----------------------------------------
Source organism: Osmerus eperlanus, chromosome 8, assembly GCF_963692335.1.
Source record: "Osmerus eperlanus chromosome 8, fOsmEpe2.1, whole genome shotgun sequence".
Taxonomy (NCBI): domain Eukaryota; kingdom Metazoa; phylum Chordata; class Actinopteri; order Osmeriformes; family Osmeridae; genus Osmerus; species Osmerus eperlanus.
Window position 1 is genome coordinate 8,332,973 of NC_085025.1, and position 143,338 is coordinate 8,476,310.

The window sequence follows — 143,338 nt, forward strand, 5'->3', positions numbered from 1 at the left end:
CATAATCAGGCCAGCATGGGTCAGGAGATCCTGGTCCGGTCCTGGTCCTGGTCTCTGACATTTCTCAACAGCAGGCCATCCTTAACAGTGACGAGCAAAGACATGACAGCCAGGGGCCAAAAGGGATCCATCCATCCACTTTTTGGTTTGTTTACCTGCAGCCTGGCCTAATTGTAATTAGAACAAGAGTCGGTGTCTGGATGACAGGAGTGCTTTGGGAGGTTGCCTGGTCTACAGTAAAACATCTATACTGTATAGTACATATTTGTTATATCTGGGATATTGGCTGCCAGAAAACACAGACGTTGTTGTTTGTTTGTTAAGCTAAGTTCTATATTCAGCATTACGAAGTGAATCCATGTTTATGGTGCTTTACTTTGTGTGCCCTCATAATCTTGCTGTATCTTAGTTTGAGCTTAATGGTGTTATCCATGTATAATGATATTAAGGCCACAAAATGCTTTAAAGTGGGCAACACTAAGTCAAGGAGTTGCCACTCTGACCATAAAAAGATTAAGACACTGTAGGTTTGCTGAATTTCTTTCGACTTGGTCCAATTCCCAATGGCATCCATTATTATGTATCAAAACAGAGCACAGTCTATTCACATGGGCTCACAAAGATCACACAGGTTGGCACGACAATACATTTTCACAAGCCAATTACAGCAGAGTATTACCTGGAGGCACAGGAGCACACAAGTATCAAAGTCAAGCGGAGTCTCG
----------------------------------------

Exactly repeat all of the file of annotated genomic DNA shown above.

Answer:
Source organism: Osmerus eperlanus, chromosome 8, assembly GCF_963692335.1.
Source record: "Osmerus eperlanus chromosome 8, fOsmEpe2.1, whole genome shotgun sequence".
Taxonomy (NCBI): domain Eukaryota; kingdom Metazoa; phylum Chordata; class Actinopteri; order Osmeriformes; family Osmeridae; genus Osmerus; species Osmerus eperlanus.
Window position 1 is genome coordinate 8,332,973 of NC_085025.1, and position 143,338 is coordinate 8,476,310.

The window sequence follows — 143,338 nt, forward strand, 5'->3', positions numbered from 1 at the left end:
CATAATCAGGCCAGCATGGGTCAGGAGATCCTGGTCCGGTCCTGGTCCTGGTCTCTGACATTTCTCAACAGCAGGCCATCCTTAACAGTGACGAGCAAAGACATGACAGCCAGGGGCCAAAAGGGATCCATCCATCCACTTTTTGGTTTGTTTACCTGCAGCCTGGCCTAATTGTAATTAGAACAAGAGTCGGTGTCTGGATGACAGGAGTGCTTTGGGAGGTTGCCTGGTCTACAGTAAAACATCTATACTGTATAGTACATATTTGTTATATCTGGGATATTGGCTGCCAGAAAACACAGACGTTGTTGTTTGTTTGTTAAGCTAAGTTCTATATTCAGCATTACGAAGTGAATCCATGTTTATGGTGCTTTACTTTGTGTGCCCTCATAATCTTGCTGTATCTTAGTTTGAGCTTAATGGTGTTATCCATGTATAATGATATTAAGGCCACAAAATGCTTTAAAGTGGGCAACACTAAGTCAAGGAGTTGCCACTCTGACCATAAAAAGATTAAGACACTGTAGGTTTGCTGAATTTCTTTCGACTTGGTCCAATTCCCAATGGCATCCATTATTATGTATCAAAACAGAGCACAGTCTATTCACATGGGCTCACAAAGATCACACAGGTTGGCACGACAATACATTTTCACAAGCCAATTACAGCAGAGTATTACCTGGAGGCACAGGAGCACACAAGTATCAAAGTCAAGCGGAGTCTCG